red light toronto

Red Light

For those who associate West Queen West and Ossington with the word gentrification , The Red Light is perched just on the periphery, far enough away from the action to ease any moral qualms one may have.

For those who do not over-analyze the socio-economic implications of their bar choice, The Red Light is simply a cozy spot with the right amount of grunginess and gaudiness to make it hip.

Essentially, the owners of Sweaty Betty's took their model of a local trend-setting watering hole and duplicated it up the street. ( UPDATE: The owner is now Nick Savage) Red Light captures the same vibe as Sweaty Betty's - a dimly lit, narrow, cramped space adorned with thrift store furnishings that turns up the music a little too loud - but far enough away from the uber-trendy West Queen West and South Ossington spots to filter out the undesired 905ers that locals are so bent on tarring and feathering.

As has become a recent trend in the west end, The Red Light's signage and front window do not indicate that a bar lies within. In fact, the black awning above the window says nothing at all, making it difficult to spot the bar upon one's first visit. When my friends told me to meet them at the Red Light shortly after its opening, I must have walked past it three times. I almost gave up and went to nearby bar Ports, which blares Euro dance beats and has a flashing red light at its entrance - what I assumed to be my friends' poor attempt at an ironic joke.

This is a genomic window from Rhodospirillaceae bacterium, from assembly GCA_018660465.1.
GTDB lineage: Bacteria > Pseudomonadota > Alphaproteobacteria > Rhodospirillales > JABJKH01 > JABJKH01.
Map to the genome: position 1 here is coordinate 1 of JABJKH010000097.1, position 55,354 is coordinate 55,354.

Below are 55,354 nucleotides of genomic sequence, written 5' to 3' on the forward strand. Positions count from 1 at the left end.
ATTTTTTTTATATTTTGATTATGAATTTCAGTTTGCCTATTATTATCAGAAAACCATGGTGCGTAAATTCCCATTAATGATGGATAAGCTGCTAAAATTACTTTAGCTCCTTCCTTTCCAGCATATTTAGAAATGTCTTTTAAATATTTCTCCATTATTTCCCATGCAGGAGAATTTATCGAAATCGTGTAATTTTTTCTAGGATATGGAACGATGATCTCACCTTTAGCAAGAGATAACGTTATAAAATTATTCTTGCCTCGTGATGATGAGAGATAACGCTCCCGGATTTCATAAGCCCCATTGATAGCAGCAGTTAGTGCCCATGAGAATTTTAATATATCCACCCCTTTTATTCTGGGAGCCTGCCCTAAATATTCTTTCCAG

The Red Light also has a red light at its entrance, though the bar opts for a more subdued vintage red lantern in the front window. As is the case at sister bar Sweaty Betty's, on most nights it will be difficult to find a spot at one of the few tables and you will have to be at least a little assertive to get attention at the bar.

The bar itself carries the usual Ontario offerings like Amsterdam and Creemore and stocks an impressive roster of imports. In a move that is unique to any bar in Toronto, the owners have partnered with local eateries to provide delivery directly to Red Light patrons. So, despite the fact that the bar does not have an in-house kitchen, drinkers can still whet their appetites without heading down the street.

Although The Red Light sports a longer bar than Sweaty Betty's, it's still difficult to get a spot at it. Regardless, it's still worth fighting for, especially if you are staunch opponent of gentrification.

Writing by By Ian Leipurts

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